It would seem that this idea finds conjunction with other aspects of the nature of the gargoyles. They raise their young collectively, and do not even distinguish between their own offspring and the offspring of other gargoyles. This would seem to run in direct contradiction to the way natural selection, selects lineages for propagation. The strong gargoyles invest as much energy in raising the young of the weaker gargoyles as they do in raising their own young. This is interesting on several levels. First, it implicates the gargoyles as a species that are subject to their own branch of nature; something which exists, at least in part, outside of natural selection as we know it. It could also account for that remarkable polymorphism of theirs. It occurs to me that all other species look essentially like one another because certain genes have been selected to be passed down to succeeding generations. The parents that successfully raise their offspring. Among the gargoyles, you observe a different side of nature, wherein, the strong and the weak intermix, and have been passing down all of their selective adaptations and physical attributes since the origin of the species. There is not any competitive pressure within the species to selectively eliminate those features and regulate their form. As a result, you get this wild assortment of horns, tails, beaks, muzzles, etc.
It finds even further relevence, in the "protective" nature of the gargoyles. It would make sense that a species with an inclination to protect the weak would be subject to the alternate "rules of evolution" I am considering here. Contrary to conventional evolution, they are completely non-discriminatory. The gargoyles and gargate beasts seem to be integrated into a single community, and they both integrate themselves into the various communites of humans, forming a cooperative (hopefully) relationship. I wonder if other clans, such as the Guatemalan's, do not form cooperative relationships with other species due to their integration into the wilderness and proximity to wildlife.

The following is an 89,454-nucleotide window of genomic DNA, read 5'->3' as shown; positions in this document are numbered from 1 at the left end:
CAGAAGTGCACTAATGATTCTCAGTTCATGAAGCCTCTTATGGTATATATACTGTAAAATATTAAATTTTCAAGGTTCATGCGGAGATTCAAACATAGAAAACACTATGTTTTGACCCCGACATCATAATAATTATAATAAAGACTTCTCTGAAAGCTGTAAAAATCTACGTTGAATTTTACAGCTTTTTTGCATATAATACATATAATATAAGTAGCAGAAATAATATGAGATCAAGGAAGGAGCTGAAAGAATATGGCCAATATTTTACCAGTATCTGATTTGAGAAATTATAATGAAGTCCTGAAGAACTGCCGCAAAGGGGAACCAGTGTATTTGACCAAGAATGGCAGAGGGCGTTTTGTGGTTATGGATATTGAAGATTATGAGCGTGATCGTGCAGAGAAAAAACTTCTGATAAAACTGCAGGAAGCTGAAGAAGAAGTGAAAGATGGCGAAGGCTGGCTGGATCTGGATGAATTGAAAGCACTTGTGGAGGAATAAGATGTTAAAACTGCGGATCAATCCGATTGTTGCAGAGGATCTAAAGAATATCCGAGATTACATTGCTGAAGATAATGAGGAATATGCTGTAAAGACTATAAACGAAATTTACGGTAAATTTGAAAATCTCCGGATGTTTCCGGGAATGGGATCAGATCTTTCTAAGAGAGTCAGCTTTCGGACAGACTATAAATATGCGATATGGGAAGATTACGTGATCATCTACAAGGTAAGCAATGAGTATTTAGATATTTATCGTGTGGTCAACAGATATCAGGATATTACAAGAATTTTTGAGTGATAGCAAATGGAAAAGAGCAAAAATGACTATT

Wow, very cool ideas there. I agree whole-heartedly with your assessments.
And even the Guatemalan Gargs once lived in peace with their human Mayan "brothers". So they fit too if you look at the LONG haul.
Evolution has always fascinated me a bit. Look at the whale. The whale didn't evolve directly from a fish. Fish became amphibians which eventually became reptiles which eventually became mammals which eventually looked like lemurs or something, which eventually evolved into something that returned to the water and eventually evolved into a big old WHALE that resembles a fish more than it resembles us, though of course we're much closer genetically to a whale than either the whale or we are to a fish. Their are a lot of routes to any end.
I am not sure whether this question has been asked or answered or not, and forgive me for not having the time to go through the entire archive to find it, but I have been wondering:
1. In all the flashbacks we see Bronx as the only garg beast in Castle Wyvern. If that's so then where did Boudicca come from? Is she Bronx's or were there other beasts that we just didn't see?
2. And if she is Bronx's then could he mate with her or does it really matter in garg clans if biological relatives mate? Not like they'd know or anything, but wouldn't it dilute the bloodlines? I know Cheetahs have that problem and they are quickly becoming extict. I wouldn't want gargoyles to become extinct from such a problem :-)
Thanx for your time!
1. Bronx wasn't the only Garg Beast at Wyvern. Just the only one (who wasn't an egg at the time) who survived. He's not old enough to have been Boudicca's father.
2. Gargs and gargbeasts probably have a sense of smell that prevents incest.
Quick "fanboy" question:
Goliath is as Alpha Male of a pack as they come. He seems to have counterparts in other clans. Is that a finer part of the "two kinds of gargoyles" question, or is it coincidence (like chance that each generation tends to have a few really "big boy"s)? Just curious. Thanks again.
What's the "two kind of gargoyles" question you're referring too?
I'm not sure I understand what you're asking, but think of it this way, some guys are tall. Some aren't.